the walking dead alone

With just a few episodes left this season, the events of “Alone” finally give our characters the emotional push they need to move the story forward. 

 The episode opens with what is possibly one of the most terrifying sequences in the show. It opens with Bob (Lawrence Gilliard, Jr.), prior to joining the group, completely alone a world ravaged by the undead. This isn’t the ‘I Am Legend’ movie version of aloneness. There’s no nice house with a generator. This is the sleeping on top of a bus while zombies growl on the road below you kind of alone. This is being a millimeter away from death every second of the day. This is freaking terrifying.

Bob doesn’t stay alone forever. Glenn and Daryl find him on the road and take him back to the prison. Daryl asks him the three questions, but Bob isn’t interested in knowing anything about the two of them. To him, it doesn’t matter who they are – at least with them, he won’t be alone.

We’ve seen time and again how being a member of a group is integral to survival. We see that here as Bob, Maggie and Sasha fight zombies in heavy fog. This scene is brilliantly creepy and the fog gives us a scenario we’ve not seen before on this show.

The scene is also a reminder that while there’s safety in numbers, there’s not safety in wandering around the woods without shelter. For Sasha, the fog walkers were too close of a call and she wants to set up camp somewhere safe. She knows that Maggie is laser focused on finding Glenn, so she wants Bob’s help in convincing Maggie to abandon the search.

Bob recognizes that Sasha’s fight or flight response is kicking in. She wants to hide. She wants to find the illusion of safety. Her decision to stop looking for Glenn is driven out of fear, not tactical thought. This is when this show does what it does best: use the ZA as a platform to explore our inner demons.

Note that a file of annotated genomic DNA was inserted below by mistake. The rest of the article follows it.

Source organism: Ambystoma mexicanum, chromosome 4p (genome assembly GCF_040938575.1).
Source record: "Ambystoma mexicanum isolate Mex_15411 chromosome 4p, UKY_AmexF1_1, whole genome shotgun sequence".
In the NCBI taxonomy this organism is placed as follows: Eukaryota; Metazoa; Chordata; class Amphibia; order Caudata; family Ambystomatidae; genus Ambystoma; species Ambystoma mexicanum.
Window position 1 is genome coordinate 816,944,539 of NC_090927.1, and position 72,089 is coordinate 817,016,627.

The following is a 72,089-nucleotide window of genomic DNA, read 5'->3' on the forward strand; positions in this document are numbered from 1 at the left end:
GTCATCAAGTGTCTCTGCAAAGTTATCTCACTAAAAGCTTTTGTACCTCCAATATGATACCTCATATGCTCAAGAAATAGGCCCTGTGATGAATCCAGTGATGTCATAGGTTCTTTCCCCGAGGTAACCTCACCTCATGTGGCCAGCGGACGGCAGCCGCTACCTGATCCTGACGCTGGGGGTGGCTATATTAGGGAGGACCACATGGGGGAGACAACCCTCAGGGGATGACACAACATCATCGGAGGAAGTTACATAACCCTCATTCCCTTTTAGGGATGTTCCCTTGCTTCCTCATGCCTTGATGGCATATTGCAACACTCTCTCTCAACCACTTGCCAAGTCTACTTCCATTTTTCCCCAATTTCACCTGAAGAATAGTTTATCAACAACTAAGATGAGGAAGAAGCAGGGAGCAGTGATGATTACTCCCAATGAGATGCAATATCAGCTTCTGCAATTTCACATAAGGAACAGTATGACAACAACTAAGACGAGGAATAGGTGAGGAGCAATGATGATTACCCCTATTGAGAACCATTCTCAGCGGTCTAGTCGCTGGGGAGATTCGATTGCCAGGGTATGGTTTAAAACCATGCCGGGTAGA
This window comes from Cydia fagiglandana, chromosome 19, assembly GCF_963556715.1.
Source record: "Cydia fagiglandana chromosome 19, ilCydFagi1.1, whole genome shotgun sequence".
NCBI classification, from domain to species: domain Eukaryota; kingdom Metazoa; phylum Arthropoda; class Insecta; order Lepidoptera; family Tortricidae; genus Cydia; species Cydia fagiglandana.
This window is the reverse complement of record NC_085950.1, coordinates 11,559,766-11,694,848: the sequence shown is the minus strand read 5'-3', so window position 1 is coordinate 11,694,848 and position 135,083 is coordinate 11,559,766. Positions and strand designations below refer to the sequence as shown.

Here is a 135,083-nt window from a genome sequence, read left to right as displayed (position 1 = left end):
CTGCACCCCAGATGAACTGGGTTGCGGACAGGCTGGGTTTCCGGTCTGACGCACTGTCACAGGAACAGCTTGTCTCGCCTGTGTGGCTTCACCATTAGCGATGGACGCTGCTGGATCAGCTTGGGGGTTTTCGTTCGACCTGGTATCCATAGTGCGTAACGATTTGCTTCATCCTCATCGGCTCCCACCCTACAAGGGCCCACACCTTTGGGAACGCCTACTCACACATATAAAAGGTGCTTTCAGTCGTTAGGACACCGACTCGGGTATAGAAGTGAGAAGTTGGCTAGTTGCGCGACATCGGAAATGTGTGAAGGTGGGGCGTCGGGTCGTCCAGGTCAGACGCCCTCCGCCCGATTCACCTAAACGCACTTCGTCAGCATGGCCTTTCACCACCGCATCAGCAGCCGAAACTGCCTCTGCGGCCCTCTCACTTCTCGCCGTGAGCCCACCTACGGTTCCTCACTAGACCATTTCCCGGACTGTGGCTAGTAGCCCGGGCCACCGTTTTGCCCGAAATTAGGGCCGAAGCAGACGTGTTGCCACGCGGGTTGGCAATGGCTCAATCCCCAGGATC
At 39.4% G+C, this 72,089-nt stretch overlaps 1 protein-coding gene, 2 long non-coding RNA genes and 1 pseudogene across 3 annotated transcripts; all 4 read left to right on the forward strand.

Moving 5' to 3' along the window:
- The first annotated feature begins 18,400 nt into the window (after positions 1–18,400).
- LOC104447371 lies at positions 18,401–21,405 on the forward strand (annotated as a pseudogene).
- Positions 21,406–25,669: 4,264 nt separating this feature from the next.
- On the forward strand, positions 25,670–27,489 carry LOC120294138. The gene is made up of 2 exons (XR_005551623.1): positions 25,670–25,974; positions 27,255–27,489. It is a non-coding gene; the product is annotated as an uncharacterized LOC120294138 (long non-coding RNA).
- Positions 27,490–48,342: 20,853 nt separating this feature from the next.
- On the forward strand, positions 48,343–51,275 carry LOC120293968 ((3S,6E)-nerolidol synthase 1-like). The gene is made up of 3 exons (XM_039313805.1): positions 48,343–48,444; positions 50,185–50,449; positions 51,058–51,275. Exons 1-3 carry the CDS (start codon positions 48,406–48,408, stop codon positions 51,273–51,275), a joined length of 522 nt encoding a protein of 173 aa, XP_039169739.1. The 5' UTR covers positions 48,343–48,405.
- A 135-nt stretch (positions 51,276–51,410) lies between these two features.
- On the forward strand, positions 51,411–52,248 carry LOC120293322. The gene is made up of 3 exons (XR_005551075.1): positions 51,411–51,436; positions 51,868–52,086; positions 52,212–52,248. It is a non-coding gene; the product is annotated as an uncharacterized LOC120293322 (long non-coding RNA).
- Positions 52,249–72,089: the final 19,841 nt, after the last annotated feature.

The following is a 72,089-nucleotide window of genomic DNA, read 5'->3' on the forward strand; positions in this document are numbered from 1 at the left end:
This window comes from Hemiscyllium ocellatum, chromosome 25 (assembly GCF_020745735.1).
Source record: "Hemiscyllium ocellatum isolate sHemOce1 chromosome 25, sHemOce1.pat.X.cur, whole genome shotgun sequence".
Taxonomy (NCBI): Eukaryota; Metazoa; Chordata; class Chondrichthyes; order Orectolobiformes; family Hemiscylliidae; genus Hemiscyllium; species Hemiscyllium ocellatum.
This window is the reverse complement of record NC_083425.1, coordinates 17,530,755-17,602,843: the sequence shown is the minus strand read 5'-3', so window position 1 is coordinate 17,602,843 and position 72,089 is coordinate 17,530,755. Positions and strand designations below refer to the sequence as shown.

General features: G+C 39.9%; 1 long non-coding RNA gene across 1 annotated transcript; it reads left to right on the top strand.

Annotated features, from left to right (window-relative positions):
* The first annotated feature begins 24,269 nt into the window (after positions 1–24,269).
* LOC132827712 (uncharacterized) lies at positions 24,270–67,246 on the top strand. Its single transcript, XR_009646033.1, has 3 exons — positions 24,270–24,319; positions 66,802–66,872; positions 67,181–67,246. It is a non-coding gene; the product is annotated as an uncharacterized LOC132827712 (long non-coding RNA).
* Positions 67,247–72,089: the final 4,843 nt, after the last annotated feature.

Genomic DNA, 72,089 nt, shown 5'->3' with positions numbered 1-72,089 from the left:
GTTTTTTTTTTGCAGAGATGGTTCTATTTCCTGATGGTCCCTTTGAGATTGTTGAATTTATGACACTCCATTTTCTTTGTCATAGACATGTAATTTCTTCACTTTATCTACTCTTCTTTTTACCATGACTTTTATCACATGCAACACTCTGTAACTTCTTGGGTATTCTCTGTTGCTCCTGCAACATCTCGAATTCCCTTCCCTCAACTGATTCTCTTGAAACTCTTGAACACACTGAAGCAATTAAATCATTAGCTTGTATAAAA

walking dead alone

Bob tells Sasha

“Bad things happened because I was scared and I didn’t need to be. I didn’t need to be afraid.”

Bob’s history is deep and there’s no doubt he’s not talking about fearing walkers here. It’s the emotional fears that are the hardest to face, but he doesn’t have any success helping Sasha to cope with hers.

Maggie, who has taken off on her own after hearing the two talking, is the one to get through to Sasha when they cross paths a short while later. With the group reunited, they continue down the train tracks to look for Glenn – and presumably Beth, the sister Maggie’s forgotten she has.

We don’t spend the entire episode with this trio. Beth (Emily Kinney) and Daryl (Norman Reedus) also get some screen time. Daryl is teaching her how to hunt and track.  I think that speaks volumes about Beth. She doesn’t want to be a damsel in distress.

They spot a funeral home and decide to scavenge for food. The place is spotless. It’s clearly lived in and clearly has IT’S A TRAP written all over it, but who cares because there’s peanut butter and pigs’ feet in the pantry!

The two of them play house until a horde of zombies attacks the funeral home and they are separated.  Daryl narrowly escapes, but Beth was not so lucky. He runs out of the house just in time to see a car drive away carrying a kidnapped Beth.

He tries to track the car, but to no avail. He does run into a group of men exactly like the ones he grew up with. These are not good people and they are upfront about it, as they ask Daryl,

“Why hurt yourself when you can hurt other people?”

The show ends with us wondering what Daryl will do now that he is confronted with his past? Will he join them temporarily for survival or will he revert to his old ways and become a follower and not the hero we’ve come to know?

The Walking Dead airs Sundays at 9pm on AMC.

Category: reviews, TV

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